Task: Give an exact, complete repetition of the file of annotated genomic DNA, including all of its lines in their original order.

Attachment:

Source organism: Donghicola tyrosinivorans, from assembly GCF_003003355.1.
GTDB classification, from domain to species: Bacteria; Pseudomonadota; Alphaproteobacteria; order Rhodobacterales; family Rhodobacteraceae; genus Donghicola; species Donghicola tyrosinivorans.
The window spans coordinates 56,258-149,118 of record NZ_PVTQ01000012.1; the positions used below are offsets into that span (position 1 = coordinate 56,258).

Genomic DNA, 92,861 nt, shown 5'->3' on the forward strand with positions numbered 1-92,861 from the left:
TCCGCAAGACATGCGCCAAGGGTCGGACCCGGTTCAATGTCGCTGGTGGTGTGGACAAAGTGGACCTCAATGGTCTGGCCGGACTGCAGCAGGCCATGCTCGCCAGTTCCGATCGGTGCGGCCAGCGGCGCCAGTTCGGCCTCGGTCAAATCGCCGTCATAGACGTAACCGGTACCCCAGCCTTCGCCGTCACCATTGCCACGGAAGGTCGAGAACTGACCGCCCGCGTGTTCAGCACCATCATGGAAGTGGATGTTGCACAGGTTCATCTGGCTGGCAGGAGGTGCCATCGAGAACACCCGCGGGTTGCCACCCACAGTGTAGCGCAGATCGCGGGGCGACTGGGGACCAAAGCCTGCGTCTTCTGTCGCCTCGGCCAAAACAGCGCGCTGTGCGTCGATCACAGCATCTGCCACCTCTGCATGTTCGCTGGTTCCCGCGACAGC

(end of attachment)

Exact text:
Source organism: Donghicola tyrosinivorans, from assembly GCF_003003355.1.
GTDB classification, from domain to species: Bacteria; Pseudomonadota; Alphaproteobacteria; order Rhodobacterales; family Rhodobacteraceae; genus Donghicola; species Donghicola tyrosinivorans.
The window spans coordinates 56,258-149,118 of record NZ_PVTQ01000012.1; the positions used below are offsets into that span (position 1 = coordinate 56,258).

Genomic DNA, 92,861 nt, shown 5'->3' on the forward strand with positions numbered 1-92,861 from the left:
TCCGCAAGACATGCGCCAAGGGTCGGACCCGGTTCAATGTCGCTGGTGGTGTGGACAAAGTGGACCTCAATGGTCTGGCCGGACTGCAGCAGGCCATGCTCGCCAGTTCCGATCGGTGCGGCCAGCGGCGCCAGTTCGGCCTCGGTCAAATCGCCGTCATAGACGTAACCGGTACCCCAGCCTTCGCCGTCACCATTGCCACGGAAGGTCGAGAACTGACCGCCCGCGTGTTCAGCACCATCATGGAAGTGGATGTTGCACAGGTTCATCTGGCTGGCAGGAGGTGCCATCGAGAACACCCGCGGGTTGCCACCCACAGTGTAGCGCAGATCGCGGGGCGACTGGGGACCAAAGCCTGCGTCTTCTGTCGCCTCGGCCAAAACAGCGCGCTGTGCGTCGATCACAGCATCTGCCACCTCTGCATGTTCGCTGGTTCCCGCGACAGC